We are pleased to announce that one of the leading mobile phone makers, Sony Ericsson, has joined OpenAjax Alliance and will participate in our Mobile Ajax activities. We look forward to their help in advancing Ajax technologies on mobile devices.
The OpenAjax Alliance is developing an Ajax industry wishlist for future browsers, using a dedicated wiki. The feature list now lists 37 separate feature requests, covering a wide range of technology areas, such as security, Comet, multimedia, CSS, interactivity, and performance. The goal is to inform the browser vendors about what the Ajax developer community feels are most important for the next round of browsers (i.e., FF4, IE9, Safari4, and Opera10) and to provide supplemental details relative to the feature requests.
The initiative is now in its final voting phase, and the alliance is issuing a call-to-action to Ajax developers to vote on which features should have the highest priority. To make the voting process as quick and painless as possible, the voting page lists all 37 feature requests, along with a popup menu for each feature with possible values of 0 (no importance) to 10 (highest importance). The voting period ends on July 10, 2008. To vote, you will need a wiki login (as explained on the wiki home page) and then cast your votes on the Phase II Voting wiki page. The alliance also strongly encourages people to comment on the wiki pages for each of the existing features and to add any important new features that are not yet on the list.
The initiative is open to both OpenAjax Alliance members and to non-members. The alliance especially would like participation from Ajax toolkit developers and leading web developers with expertise in using open browser technologies to achieve rich user experiences. The initiative operates on an honor-system basis.
The Mobile Task Force at OpenAjax Alliance has completed its fast-track exploratory phase into Mobile Device APIs.
The OpenAjax Mobile Task Force decided in February to pursue a fast-track exploratory phase where the time period was fixed (i.e., finish by the end of April, 2008) and we would try to get as far as possible in assembling use cases, requirements, and characterizing security considerations. The main purpose of the exploratory phase was to get a broadbrush characterization so that the members of OpenAjax Alliance could make decisions in the May/June timeframe about what formal activities at OpenAjax Alliance might help move the industry forward.
The exploratory phase met (and probably exceeded) our objectives. As we had hoped, we assembled a good set of use cases and requirements and outlined a conceptual framework around security considerations. Many thanks to the participants, which included contributions from Aplix, Cisco, IBM, Ikivo, MobileAware, Motricity, Mozilla, Oracle, and Vodafone. (Sorry about any omissions.)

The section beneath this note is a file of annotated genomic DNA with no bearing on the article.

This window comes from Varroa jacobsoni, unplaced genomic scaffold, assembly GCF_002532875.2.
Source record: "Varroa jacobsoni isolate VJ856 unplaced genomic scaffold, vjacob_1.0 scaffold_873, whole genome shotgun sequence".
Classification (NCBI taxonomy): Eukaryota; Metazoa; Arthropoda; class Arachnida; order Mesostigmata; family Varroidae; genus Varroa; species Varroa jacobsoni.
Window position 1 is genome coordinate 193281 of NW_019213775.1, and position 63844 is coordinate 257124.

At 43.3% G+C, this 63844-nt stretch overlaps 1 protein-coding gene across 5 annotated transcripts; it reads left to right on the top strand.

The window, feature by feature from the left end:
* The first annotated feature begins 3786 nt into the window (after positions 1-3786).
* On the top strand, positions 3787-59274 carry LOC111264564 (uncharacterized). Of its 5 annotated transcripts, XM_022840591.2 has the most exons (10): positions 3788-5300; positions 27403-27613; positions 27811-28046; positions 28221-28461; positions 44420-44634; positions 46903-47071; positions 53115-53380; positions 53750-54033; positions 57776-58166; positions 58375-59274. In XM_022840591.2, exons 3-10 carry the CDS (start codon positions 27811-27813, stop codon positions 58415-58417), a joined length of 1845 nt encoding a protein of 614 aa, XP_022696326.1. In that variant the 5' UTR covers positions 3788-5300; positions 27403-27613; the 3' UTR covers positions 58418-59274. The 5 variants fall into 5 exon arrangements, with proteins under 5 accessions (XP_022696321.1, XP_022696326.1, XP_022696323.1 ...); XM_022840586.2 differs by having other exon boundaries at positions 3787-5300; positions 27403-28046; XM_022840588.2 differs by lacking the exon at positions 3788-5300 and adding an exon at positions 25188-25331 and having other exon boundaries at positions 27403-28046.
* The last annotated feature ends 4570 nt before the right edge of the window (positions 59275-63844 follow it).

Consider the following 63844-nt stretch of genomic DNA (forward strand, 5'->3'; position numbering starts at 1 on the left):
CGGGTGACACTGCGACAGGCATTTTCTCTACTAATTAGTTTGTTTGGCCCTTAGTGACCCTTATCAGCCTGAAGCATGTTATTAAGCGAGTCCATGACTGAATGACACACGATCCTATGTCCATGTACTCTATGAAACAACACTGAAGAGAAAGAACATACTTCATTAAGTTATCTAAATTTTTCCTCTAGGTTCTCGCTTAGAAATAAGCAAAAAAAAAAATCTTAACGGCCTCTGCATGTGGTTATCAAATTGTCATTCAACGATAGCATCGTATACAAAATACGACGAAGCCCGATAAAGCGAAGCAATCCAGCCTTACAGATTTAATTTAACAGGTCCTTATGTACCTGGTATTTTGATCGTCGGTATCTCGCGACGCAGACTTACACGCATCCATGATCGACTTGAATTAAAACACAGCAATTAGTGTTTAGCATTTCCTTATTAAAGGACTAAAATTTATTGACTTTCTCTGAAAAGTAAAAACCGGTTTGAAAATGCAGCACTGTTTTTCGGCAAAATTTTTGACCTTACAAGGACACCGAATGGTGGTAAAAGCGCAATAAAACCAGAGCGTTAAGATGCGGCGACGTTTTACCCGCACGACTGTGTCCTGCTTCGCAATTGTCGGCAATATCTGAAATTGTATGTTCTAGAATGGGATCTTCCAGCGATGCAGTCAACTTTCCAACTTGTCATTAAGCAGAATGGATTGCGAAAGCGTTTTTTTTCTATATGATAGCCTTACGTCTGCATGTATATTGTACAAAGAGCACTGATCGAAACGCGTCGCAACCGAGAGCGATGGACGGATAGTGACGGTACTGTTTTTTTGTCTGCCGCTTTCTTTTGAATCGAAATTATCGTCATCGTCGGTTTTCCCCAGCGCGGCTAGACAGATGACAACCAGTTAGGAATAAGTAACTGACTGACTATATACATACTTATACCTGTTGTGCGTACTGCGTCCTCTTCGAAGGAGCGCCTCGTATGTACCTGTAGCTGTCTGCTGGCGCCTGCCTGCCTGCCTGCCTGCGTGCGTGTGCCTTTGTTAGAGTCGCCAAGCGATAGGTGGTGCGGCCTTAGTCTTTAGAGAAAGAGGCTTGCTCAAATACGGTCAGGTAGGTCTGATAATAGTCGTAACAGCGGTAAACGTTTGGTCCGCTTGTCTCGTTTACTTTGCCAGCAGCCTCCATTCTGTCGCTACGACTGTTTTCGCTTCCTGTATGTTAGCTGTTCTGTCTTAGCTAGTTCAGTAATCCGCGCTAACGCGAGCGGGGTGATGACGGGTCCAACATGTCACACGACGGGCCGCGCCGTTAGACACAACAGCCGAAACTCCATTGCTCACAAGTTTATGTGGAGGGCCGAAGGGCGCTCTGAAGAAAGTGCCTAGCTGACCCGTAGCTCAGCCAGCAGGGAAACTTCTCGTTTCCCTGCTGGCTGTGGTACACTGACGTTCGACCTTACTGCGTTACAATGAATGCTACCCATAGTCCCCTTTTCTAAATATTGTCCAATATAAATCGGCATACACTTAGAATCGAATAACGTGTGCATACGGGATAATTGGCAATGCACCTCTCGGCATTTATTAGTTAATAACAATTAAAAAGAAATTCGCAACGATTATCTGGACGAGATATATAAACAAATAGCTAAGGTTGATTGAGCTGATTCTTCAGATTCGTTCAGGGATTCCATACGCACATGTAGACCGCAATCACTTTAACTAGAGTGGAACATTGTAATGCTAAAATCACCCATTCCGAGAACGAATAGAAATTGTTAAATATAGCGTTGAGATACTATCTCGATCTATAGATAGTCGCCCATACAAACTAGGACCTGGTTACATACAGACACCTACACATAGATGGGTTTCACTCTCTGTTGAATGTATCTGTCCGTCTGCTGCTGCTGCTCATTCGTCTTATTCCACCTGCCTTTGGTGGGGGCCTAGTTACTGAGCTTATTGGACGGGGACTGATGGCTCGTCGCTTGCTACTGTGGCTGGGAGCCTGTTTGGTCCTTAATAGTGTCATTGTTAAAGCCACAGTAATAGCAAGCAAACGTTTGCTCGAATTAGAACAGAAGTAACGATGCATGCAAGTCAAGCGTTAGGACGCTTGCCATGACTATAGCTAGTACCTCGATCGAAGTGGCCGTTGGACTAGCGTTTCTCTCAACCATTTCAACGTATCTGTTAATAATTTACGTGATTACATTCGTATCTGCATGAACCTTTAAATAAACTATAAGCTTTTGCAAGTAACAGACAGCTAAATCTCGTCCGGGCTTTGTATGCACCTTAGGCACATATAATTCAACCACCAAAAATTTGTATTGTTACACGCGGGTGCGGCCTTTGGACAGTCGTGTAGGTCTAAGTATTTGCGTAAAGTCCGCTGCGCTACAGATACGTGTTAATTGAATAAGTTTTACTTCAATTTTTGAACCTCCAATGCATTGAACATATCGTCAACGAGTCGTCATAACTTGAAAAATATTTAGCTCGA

Now it is May/June, and we have indeed decided on our next step, which is to launch on open source project. I will blog about that later.
(Note: One more apology. This post should have gone out about a month ago when the exploratory phase actually finished.)
The OpenAjax Alliance has recently published two new white papers, one on Mobile Ajax and one on recent browser advances.
The first white paper, Introduction to Mobile Ajax for Developers, provides an overview of Ajax application development for mobile devices. The white paper was the collaborative effort among several leading companies in the mobile industry within the OpenAjax Allianceâ€™s Mobile Task Force. The target audience for the white paper is both the Ajax desktop developer who wants to also support mobile phones and the existing mobile developer who is interested in moving towards Ajax for future application development. The white paper characterizes the state of Mobile Ajax today, identifies the key challenges, and highlights the unique opportunities for innovative new applications offered by today’s mobile devices (e.g., telephony, location, camera, SMS). The white paper provides a comprehensive list of developer tips for addessing the challenges and taking advantage of the opportunities.
The second white paper, Good News for Ajax – The Browser Wars Are Back, highlights the major changes in the browser world that are manifesting themselves in this year’s browser releases (i.e., IE8, Firefox3, Safari 3.1, Opera 9.x). The white paper describes how the Open Web, after years of slow advancement, is now adding key features at a rapid rate. The white paper highlights the importance of the new Mobile Web, where desktop Web browser software is appearing on mobile platforms from leading mobile vendors, with shipping products or announcements already from Apple, Google (Android), Microsoft, and Nokia. The long-term result of todayâ€™s healthy, fast-paced competition among the browser vendors will be better cross-browser interoperability, improved performance, and major new opportunities to developers for innovation.